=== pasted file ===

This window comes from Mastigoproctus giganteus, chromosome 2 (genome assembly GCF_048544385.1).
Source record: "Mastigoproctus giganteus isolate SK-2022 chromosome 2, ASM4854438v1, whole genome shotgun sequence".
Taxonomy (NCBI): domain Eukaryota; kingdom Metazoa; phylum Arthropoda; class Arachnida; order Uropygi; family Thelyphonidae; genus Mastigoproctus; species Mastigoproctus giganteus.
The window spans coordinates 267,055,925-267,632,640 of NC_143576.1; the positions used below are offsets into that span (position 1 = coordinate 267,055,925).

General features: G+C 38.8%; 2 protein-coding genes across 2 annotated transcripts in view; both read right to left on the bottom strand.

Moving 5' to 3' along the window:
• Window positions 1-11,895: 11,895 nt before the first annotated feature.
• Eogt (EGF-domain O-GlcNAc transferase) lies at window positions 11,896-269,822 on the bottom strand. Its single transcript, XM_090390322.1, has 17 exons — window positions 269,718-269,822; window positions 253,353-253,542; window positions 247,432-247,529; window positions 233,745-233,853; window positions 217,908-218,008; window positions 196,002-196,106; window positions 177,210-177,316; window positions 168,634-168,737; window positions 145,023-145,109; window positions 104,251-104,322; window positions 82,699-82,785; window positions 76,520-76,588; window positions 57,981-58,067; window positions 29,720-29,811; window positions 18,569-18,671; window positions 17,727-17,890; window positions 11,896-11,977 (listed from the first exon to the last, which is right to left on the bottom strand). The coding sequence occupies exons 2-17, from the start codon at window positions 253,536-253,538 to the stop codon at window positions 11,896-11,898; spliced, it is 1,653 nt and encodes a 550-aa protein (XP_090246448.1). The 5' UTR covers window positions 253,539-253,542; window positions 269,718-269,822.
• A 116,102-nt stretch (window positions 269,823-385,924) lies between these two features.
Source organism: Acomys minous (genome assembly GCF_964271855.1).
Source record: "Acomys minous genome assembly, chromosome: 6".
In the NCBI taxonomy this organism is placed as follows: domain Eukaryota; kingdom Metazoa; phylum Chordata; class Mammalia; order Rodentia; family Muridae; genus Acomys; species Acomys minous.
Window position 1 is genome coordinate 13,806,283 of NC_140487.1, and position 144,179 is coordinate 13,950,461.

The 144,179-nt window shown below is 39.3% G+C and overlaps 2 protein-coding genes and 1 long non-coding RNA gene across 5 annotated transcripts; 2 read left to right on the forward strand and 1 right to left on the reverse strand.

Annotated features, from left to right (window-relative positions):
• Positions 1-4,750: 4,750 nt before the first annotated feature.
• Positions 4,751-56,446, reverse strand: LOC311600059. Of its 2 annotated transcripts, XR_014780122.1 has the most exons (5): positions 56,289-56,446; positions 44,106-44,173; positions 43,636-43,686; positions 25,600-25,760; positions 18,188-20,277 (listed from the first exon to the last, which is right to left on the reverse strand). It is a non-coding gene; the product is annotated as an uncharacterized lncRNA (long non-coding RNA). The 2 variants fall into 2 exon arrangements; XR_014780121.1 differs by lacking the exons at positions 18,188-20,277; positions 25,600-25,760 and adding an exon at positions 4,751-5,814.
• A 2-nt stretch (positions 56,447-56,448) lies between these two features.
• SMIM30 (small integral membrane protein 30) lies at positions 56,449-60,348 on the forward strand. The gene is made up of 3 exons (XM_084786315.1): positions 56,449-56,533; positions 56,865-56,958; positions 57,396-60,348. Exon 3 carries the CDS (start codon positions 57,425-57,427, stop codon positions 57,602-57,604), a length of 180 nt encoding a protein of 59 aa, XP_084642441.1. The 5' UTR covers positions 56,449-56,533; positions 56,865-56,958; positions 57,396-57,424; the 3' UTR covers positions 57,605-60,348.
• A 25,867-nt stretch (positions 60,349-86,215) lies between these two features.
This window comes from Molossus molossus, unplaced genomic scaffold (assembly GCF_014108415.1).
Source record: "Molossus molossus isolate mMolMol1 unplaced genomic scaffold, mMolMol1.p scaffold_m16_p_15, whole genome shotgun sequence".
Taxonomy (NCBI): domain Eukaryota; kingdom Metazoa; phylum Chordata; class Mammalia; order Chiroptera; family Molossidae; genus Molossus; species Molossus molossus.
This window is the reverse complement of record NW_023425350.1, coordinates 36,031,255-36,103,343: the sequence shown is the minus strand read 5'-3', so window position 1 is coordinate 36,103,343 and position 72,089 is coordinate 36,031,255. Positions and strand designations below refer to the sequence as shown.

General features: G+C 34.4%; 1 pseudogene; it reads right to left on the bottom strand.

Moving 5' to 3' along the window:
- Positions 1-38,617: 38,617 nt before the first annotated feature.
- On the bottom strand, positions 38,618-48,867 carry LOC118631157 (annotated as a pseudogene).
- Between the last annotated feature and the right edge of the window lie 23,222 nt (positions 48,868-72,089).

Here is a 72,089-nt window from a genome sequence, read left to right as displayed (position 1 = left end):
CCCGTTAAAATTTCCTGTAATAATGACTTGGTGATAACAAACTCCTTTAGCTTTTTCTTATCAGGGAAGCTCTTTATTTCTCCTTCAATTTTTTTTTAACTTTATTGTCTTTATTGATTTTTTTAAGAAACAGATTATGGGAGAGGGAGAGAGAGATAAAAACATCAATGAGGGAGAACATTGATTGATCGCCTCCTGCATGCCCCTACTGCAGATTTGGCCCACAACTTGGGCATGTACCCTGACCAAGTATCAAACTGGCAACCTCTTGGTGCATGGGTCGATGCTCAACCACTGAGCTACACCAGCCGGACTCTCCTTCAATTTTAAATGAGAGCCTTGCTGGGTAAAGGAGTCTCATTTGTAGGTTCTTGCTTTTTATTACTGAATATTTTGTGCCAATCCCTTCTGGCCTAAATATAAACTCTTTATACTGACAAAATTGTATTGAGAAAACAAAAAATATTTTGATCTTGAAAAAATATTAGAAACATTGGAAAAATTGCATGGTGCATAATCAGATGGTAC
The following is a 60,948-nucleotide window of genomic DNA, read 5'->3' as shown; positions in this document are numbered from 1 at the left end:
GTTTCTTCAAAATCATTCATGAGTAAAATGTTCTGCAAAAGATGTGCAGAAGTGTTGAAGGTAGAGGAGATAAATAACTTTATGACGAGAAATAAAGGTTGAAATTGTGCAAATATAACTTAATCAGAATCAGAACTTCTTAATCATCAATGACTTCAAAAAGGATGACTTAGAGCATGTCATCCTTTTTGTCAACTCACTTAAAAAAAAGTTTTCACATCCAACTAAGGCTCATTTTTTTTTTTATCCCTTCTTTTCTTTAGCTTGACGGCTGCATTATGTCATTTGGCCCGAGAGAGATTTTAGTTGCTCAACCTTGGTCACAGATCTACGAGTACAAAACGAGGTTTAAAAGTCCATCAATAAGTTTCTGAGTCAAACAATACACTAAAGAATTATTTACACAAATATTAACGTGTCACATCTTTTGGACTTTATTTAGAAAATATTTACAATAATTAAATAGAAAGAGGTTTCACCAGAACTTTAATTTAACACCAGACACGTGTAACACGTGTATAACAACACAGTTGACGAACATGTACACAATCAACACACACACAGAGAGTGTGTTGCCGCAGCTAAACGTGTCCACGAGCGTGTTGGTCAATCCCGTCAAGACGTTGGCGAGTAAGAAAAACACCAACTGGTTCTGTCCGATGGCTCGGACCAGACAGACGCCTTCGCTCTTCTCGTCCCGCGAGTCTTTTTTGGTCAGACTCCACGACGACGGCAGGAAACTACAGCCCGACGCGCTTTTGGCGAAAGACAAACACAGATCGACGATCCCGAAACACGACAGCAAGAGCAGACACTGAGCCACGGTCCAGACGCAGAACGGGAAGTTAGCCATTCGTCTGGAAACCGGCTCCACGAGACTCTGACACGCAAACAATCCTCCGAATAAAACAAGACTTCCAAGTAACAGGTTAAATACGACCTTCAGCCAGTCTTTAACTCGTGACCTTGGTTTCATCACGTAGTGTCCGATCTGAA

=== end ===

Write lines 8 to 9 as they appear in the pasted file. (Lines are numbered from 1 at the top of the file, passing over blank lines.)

• Eogt (EGF-domain O-GlcNAc transferase) lies at window positions 11,896-269,822 on the bottom strand. Its single transcript, XM_090390322.1, has 17 exons — window positions 269,718-269,822; window positions 253,353-253,542; window positions 247,432-247,529; window positions 233,745-233,853; window positions 217,908-218,008; window positions 196,002-196,106; window positions 177,210-177,316; window positions 168,634-168,737; window positions 145,023-145,109; window positions 104,251-104,322; window positions 82,699-82,785; window positions 76,520-76,588; window positions 57,981-58,067; window positions 29,720-29,811; window positions 18,569-18,671; window positions 17,727-17,890; window positions 11,896-11,977 (listed from the first exon to the last, which is right to left on the bottom strand). The coding sequence occupies exons 2-17, from the start codon at window positions 253,536-253,538 to the stop codon at window positions 11,896-11,898; spliced, it is 1,653 nt and encodes a 550-aa protein (XP_090246448.1). The 5' UTR covers window positions 253,539-253,542; window positions 269,718-269,822.
• A 116,102-nt stretch (window positions 269,823-385,924) lies between these two features.